A couple of examples. I wanted a piece of ply and there are some scraps of old 18mm marine ply knocking around. One piece looked rather ratty but it looked like I could cut out a piece that would be suitable. I grabbed the metal detector and swept the ply only to find several broken screws embeded in the ply. I grabbed a pencil and circled each of the screws as the detector picked them up and found that I was still able to cut around them easily to get the size I was looking for. I then scrapped the rest. The second example was when I was looking for a slab of jarrah for a small table top bench I was building. I found a piece that would have been perfect so I swept it with my metal detector only to find that there were several old rusty wood screws embedded into the side of the slab. I was unable to remove them since they had rusted in place and I had no idea how deep they went. I abandoned that piece and used two other pieces which I jointed and glued into s single slab.  I will probably use a hole saw to extract the screws and plug the holes with dowels and use it for something else.

I have a lot of reclaimed wood and this metal detector will hopefully save many saw blades, jointer heads, thicknesser blades et al.

Moisture Meter

The moisture meter seems to becoming a common component in the woodworker's toolkit. These can be a somewhat mysterious black box with magic inside. Their operation is somewhat complex and their principles are even more complex.

In this article I hope to uncover some of the mysteries of this device and describe my experience with my moisture meter giving hints as to its best use.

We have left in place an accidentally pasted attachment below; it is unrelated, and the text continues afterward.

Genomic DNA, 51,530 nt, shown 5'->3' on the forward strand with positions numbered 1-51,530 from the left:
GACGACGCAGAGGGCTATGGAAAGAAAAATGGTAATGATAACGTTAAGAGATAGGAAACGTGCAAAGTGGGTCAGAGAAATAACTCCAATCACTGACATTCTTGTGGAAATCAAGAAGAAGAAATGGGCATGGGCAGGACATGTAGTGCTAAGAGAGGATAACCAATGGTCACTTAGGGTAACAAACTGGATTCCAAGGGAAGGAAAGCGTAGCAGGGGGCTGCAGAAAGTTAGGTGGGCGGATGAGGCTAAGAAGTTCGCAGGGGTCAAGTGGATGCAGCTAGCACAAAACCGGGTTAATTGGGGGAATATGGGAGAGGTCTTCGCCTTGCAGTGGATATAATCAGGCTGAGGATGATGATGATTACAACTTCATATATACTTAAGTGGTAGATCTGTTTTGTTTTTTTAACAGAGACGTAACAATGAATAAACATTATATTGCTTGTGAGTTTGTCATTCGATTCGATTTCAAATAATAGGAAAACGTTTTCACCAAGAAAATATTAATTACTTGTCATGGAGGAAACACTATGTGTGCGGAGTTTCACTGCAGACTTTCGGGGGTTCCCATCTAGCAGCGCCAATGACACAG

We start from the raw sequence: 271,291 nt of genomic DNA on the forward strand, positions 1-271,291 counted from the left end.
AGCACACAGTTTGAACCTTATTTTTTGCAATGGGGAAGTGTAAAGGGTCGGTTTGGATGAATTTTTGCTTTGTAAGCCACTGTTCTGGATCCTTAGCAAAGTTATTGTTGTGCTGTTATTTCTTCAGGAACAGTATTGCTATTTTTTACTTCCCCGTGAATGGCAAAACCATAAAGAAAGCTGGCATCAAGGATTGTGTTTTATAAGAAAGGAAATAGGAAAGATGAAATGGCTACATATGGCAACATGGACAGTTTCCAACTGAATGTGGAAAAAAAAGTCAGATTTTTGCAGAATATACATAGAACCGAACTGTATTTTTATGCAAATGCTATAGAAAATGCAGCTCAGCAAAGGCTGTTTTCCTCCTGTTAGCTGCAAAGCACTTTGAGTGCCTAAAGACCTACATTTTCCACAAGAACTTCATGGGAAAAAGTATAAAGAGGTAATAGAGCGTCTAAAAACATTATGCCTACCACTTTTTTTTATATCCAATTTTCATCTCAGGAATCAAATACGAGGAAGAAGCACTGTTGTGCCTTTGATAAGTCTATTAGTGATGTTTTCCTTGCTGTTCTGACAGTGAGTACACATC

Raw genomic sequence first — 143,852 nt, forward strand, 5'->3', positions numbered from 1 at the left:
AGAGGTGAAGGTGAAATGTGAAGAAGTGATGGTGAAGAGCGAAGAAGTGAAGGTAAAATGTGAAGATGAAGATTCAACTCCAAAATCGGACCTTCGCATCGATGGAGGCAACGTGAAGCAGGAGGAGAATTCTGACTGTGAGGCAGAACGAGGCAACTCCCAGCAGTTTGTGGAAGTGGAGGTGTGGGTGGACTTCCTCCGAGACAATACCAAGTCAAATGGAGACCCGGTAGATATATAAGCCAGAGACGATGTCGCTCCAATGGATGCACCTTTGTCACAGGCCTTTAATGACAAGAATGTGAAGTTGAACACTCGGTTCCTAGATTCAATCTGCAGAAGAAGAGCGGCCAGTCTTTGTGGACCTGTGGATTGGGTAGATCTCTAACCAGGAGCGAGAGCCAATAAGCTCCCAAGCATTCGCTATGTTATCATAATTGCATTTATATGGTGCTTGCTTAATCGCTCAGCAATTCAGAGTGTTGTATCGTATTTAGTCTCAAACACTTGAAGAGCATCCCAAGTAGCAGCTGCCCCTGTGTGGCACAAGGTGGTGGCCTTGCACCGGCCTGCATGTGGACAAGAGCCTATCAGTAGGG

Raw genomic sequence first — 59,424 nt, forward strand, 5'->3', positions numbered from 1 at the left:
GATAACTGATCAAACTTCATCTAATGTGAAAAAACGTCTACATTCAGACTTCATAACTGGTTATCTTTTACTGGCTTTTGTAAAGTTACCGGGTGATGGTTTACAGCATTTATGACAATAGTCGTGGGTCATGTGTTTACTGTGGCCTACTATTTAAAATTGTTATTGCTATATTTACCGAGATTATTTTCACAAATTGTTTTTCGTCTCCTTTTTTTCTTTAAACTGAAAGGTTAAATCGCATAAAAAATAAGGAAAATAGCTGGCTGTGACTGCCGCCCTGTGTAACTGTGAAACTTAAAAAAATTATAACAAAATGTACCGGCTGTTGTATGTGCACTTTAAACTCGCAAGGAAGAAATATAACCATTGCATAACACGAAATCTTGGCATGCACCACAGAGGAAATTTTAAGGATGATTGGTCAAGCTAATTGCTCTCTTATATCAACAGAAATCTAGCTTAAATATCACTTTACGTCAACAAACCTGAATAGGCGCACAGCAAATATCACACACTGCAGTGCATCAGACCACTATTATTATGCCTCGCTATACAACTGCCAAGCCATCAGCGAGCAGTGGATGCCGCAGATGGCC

There are two basic types of meter, the pin type meter and the inductive meter. The pin type has several advantages, they are typically cheaper and you can drill holes into the wood to get a better moisture profile. The operating principle is pretty simple. The moisture in the wood conducts electricity so the meter figures out how much water is in the wood based on how much current it passes. The up side is they are cheap and simple to operate. The down side is that you have to get inside the wood to find out how much moisture it has. Not much good at the lumber yard where the owner would take a very dim view of cutting a few mm off the end of every piece of wood in a stack. Also a pain at home where you want to check the state of a flitch by having to cut the end off and re-seal.

However the inductive type are easier to use and you do not have to cut or drill the wood to get a good reading of the moisture content but you must have a flat surface to place the meter against. It works by using an RF (radio frequency) signal and testing how much it is affected by the wood. The better the meter the more sophisticated the technique used in the meter. I bought this one for about $58 off ebay. You can get meters that cost $350 or more  but the truth is that you can do all of what you need with one of these. The dearer meter may have a deeper penetration and better build quality but that is about it. This meter has a penetration of about 30-40mm. (For those electronic engineers I know the operation is more complex but this is a layman's overview.)

You need a flat surface on the wood being tested and typically the long grain will provide a more accurate reading then end grain since the cell cross section may distort the reading but not by much. The surface can be rough sawn but a jagged surface will produce inaccurate readings. Also make sure you keep your hand away from the reading area. This will give a high reading. Since the reading is affected by the density of the wood you need to adjust the meter for the wood's density or SG (specific gravity) using the Density selection. Most meters come with a table providing the setting (typically 0-9) versus Density (SG usually) and wood species for the more common woods.